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GCN : May 2015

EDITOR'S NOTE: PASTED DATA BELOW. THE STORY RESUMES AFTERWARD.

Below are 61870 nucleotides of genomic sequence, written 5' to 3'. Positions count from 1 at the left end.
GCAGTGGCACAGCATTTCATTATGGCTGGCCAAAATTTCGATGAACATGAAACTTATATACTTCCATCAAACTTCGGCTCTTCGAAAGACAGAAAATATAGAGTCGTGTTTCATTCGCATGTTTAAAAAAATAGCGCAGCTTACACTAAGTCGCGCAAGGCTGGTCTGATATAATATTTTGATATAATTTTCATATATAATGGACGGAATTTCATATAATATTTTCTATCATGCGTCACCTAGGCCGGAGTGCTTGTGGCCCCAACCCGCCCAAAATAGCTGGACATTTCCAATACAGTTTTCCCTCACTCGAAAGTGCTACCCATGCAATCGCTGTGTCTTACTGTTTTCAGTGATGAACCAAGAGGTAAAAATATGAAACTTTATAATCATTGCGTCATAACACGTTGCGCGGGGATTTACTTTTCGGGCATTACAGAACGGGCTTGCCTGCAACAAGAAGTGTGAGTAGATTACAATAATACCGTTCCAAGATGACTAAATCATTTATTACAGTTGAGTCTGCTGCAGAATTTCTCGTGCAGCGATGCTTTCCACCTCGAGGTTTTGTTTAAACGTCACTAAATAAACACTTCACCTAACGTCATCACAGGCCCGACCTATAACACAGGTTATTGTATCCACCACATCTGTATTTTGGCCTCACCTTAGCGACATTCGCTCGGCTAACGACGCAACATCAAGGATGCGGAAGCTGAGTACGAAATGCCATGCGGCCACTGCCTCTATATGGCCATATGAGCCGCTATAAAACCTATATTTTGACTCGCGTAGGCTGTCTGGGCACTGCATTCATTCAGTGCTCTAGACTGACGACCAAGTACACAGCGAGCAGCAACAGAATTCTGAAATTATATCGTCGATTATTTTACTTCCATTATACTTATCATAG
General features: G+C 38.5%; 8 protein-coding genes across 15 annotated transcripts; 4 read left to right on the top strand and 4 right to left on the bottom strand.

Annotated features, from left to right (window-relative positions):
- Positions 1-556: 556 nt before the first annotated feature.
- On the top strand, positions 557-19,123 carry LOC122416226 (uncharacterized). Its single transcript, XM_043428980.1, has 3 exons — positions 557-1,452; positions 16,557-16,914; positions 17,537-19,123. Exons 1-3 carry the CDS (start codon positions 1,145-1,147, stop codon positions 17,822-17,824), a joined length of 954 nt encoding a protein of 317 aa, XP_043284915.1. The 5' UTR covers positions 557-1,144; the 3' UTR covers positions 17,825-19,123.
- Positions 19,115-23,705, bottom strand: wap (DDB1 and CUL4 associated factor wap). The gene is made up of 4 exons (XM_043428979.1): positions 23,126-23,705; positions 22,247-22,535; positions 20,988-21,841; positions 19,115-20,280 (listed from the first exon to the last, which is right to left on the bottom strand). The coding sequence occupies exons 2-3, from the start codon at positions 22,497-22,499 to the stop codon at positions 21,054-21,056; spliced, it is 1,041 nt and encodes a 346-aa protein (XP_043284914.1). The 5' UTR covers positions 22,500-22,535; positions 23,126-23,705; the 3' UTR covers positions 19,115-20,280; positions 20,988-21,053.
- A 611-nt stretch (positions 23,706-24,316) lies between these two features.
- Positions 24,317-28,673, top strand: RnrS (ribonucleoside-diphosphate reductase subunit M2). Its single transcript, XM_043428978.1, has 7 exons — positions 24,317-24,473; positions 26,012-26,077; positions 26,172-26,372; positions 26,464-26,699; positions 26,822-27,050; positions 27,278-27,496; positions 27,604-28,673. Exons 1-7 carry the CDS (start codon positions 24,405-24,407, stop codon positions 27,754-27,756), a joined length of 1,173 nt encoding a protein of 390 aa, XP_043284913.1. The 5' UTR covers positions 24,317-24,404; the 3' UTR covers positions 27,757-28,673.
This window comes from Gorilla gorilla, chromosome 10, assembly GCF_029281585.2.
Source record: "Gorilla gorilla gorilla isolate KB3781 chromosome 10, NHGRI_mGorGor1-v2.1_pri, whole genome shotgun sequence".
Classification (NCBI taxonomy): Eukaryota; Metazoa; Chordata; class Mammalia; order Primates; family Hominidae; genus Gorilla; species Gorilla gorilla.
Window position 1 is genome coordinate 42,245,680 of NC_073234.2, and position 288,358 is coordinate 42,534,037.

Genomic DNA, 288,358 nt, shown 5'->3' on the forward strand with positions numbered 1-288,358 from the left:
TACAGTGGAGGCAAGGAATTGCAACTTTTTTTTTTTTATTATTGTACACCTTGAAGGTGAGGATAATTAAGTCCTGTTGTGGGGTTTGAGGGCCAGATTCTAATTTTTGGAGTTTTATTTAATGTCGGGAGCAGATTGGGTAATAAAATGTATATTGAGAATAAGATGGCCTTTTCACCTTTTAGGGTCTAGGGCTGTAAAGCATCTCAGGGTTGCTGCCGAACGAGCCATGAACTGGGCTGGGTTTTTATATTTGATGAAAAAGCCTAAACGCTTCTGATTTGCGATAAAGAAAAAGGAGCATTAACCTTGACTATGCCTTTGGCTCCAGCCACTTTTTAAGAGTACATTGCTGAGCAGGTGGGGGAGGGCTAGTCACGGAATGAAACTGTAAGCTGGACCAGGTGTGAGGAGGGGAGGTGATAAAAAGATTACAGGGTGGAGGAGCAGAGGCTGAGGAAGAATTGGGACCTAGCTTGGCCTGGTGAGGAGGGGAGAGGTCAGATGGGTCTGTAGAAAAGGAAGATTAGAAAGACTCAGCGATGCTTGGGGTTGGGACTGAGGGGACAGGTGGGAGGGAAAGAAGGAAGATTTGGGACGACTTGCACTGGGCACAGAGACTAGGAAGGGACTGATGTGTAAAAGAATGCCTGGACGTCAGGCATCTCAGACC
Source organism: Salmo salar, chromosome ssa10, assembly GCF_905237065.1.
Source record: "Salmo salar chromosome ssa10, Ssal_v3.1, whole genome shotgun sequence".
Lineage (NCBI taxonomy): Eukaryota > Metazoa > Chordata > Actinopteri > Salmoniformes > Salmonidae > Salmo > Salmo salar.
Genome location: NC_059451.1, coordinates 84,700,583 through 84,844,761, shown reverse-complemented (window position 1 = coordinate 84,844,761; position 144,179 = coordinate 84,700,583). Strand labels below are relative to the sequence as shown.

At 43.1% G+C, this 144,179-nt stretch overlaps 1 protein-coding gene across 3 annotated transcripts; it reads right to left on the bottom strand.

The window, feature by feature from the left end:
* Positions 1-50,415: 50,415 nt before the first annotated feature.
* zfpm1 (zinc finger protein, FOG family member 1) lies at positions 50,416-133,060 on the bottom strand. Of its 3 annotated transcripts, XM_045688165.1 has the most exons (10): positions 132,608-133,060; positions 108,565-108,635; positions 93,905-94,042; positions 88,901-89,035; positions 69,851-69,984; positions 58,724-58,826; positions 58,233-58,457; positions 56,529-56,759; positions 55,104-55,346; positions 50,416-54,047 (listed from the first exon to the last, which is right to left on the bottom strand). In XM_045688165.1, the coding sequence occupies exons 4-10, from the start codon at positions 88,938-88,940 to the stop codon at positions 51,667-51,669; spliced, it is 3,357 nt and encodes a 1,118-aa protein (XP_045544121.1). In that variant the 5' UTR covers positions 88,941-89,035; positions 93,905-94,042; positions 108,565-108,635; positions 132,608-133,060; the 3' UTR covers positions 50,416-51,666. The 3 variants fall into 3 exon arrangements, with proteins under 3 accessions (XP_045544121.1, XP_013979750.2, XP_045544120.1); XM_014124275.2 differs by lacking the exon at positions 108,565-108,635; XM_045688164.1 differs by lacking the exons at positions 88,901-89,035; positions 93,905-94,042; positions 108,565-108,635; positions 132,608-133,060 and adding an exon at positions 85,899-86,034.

GCN MAY 2015 • GCN.COM 23 HOUSTONFIREDEPARTMENT It seems as though ev- ery firefighter you ask in Houston can rattle off examples of 911 calls that didn’t even come close to being life-threatening. “A spider bite that’s two or three weeks old,” says Jeff Jacobs. “A headache or a laceration,” says Ashley Histand. Tyler Hooper sums it up: “Any- thing from simple colds to tooth- aches, stubbed toes to paper cuts.” The Houston Fire Department logged more than 318,000 incidents last year, but only 13 percent of them were fires. The rest were medi- cal calls, making a career in firefight- ing seem more like a career in health care. Hooper drives the busiest ambu- lance in the city, based in a southside firehouse three miles east of the old Astrodome. Last year, it answered more than 5,000 calls, and some of them were pretty frustrating, he says. “We make a lot of runs to where it’s not an emergency situation,” he says. ”And while we’re on that run, we hear another run in our territory. It could be a shooting or a cardiac arrest, and now an ambulance is coming from further away, and it’s extending the time for the true emergency to be taken care of.” Hooper says the area his ambu- lance serves has many lower-income residents who don’t have insurance. But even those who do have cover- age don’t always have a regular medical provider or a car to get to appointments. “They don’t know they could walk into certain clinics without ap- pointments or without insurance,” he says. Calling 911 is “just what they’ve always done or what they’ve been taught.” City officials hope to break that cycle with a program designed to connect those residents with a doc- tor in their homes, via the emergen- cy medical technicians and firefight- ers who answer the calls. On a recent morning, Hooper drove through the rain to answer a call at an apartment complex near William P. Hobby Airport. Susan Carrington, 56, sits on her couch in a red tracksuit, coughing and gasping. “Have you seen your doctor?” Hooper asks. Carrington shakes her head. “No? Okay,” Hooper says. Carrington doesn’t have a regular doctor. She called 911 because she got “scared.” It hurt to breathe, and the cough had been bad for four days, she says. In January, she had visited an emergency room for simi- lar symptoms and had been given an antibiotic for pneumonia. “Based on your vital signs, every- thing looks stable to us,” Hooper says. “Your lungs are clear, your blood pressure’s great, your pulse is good. Everything looks good.” Previously, Hooper might have taken Carrington to the emergency room, just to be safe. But now he has an alternative: a computer tablet loaded with a video chat application. He launches the app, and Dr. Ken- neth Margolis appears on the screen. He is seated in the city’s emergency management and 911 dispatch cen- ter, almost 20 miles away. Hooper swivels the laptop screen toward the couch, bringing doctor and patient face-to-face. “Ms. Carrington, I’m a doctor with the fire department,” Margolis begins. “So you’re having a cough and feeling weak and having some trouble breathing, is that right?” “Yes, sir,” Carrington says. “And it hurts when you breathe and cough?” “Yes.” City officials are cutting down on unnecessary emergency room visits by connecting residents with a doctor in their homes via a tablet- based video chat app BY CARRIE FEIBEL 0515gcn_022-024.indd 23 4/30/15 2:14 PM